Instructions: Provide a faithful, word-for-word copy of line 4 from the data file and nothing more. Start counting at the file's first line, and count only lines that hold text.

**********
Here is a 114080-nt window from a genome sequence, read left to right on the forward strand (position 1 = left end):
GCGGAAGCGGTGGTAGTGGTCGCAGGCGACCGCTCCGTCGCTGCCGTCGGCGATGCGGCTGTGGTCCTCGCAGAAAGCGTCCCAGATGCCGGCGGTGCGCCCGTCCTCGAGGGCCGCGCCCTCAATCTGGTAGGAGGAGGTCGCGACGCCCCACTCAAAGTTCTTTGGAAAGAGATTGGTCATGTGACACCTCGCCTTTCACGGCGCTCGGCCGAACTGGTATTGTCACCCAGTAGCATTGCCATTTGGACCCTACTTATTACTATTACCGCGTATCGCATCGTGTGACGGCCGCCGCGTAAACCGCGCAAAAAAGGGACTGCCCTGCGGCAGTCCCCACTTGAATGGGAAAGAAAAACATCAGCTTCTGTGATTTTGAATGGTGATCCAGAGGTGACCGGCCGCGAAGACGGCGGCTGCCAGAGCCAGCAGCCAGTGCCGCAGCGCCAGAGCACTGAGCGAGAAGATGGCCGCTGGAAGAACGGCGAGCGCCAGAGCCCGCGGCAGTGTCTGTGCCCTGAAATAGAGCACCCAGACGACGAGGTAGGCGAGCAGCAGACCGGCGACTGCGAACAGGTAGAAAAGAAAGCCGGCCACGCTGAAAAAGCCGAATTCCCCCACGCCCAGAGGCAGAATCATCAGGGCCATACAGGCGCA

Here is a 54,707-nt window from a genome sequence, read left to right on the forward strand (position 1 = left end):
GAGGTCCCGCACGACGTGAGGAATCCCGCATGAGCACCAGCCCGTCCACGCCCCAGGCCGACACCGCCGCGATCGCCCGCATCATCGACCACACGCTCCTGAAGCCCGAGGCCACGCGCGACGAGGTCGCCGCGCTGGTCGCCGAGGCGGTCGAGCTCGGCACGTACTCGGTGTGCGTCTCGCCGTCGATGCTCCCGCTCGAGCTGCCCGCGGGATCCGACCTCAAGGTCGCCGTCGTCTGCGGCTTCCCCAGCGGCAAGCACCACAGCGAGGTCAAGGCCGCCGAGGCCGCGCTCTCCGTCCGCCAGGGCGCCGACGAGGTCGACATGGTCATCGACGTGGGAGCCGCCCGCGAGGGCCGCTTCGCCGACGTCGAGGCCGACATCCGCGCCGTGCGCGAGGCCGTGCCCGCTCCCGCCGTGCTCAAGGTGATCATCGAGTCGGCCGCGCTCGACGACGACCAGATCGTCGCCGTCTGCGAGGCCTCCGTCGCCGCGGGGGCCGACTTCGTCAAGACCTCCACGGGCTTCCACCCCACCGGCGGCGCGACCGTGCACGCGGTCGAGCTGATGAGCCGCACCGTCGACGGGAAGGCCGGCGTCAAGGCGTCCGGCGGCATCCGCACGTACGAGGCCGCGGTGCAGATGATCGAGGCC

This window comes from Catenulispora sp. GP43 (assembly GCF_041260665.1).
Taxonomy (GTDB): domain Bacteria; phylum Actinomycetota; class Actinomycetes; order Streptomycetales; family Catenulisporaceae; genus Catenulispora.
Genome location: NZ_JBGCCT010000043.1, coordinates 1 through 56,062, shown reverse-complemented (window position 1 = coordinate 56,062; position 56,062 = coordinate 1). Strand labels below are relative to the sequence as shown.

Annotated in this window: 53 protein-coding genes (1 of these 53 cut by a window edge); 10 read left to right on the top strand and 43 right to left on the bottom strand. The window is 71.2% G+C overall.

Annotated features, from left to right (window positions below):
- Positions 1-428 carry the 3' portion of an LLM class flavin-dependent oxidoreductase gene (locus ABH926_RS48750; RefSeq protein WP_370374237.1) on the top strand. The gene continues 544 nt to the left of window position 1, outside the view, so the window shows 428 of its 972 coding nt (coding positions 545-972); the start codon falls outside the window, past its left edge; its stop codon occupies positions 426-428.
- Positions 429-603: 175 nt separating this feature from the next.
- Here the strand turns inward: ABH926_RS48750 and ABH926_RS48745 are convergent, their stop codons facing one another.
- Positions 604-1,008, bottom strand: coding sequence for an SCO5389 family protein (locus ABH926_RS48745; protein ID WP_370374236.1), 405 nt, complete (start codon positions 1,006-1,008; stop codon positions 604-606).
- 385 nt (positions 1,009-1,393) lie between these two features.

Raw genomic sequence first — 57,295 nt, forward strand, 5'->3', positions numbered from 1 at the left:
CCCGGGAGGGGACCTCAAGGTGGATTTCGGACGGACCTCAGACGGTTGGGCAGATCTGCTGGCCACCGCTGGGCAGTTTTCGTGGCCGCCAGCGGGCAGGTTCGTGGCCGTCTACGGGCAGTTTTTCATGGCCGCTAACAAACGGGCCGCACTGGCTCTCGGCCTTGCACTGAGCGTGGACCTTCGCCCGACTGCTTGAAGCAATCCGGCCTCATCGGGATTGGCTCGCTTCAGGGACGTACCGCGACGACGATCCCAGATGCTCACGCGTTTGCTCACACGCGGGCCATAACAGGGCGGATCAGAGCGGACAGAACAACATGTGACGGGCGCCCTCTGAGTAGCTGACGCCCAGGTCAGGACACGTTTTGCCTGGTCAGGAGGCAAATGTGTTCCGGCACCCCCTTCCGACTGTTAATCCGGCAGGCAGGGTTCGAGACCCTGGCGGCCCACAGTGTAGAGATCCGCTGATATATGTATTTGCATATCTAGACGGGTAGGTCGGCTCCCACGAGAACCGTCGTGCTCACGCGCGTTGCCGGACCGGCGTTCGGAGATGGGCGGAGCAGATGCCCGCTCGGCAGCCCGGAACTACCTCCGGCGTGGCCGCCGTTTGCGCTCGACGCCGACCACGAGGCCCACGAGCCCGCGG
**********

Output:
GAGGTCCCGCACGACGTGAGGAATCCCGCATGAGCACCAGCCCGTCCACGCCCCAGGCCGACACCGCCGCGATCGCCCGCATCATCGACCACACGCTCCTGAAGCCCGAGGCCACGCGCGACGAGGTCGCCGCGCTGGTCGCCGAGGCGGTCGAGCTCGGCACGTACTCGGTGTGCGTCTCGCCGTCGATGCTCCCGCTCGAGCTGCCCGCGGGATCCGACCTCAAGGTCGCCGTCGTCTGCGGCTTCCCCAGCGGCAAGCACCACAGCGAGGTCAAGGCCGCCGAGGCCGCGCTCTCCGTCCGCCAGGGCGCCGACGAGGTCGACATGGTCATCGACGTGGGAGCCGCCCGCGAGGGCCGCTTCGCCGACGTCGAGGCCGACATCCGCGCCGTGCGCGAGGCCGTGCCCGCTCCCGCCGTGCTCAAGGTGATCATCGAGTCGGCCGCGCTCGACGACGACCAGATCGTCGCCGTCTGCGAGGCCTCCGTCGCCGCGGGGGCCGACTTCGTCAAGACCTCCACGGGCTTCCACCCCACCGGCGGCGCGACCGTGCACGCGGTCGAGCTGATGAGCCGCACCGTCGACGGGAAGGCCGGCGTCAAGGCGTCCGGCGGCATCCGCACGTACGAGGCCGCGGTGCAGATGATCGAGGCC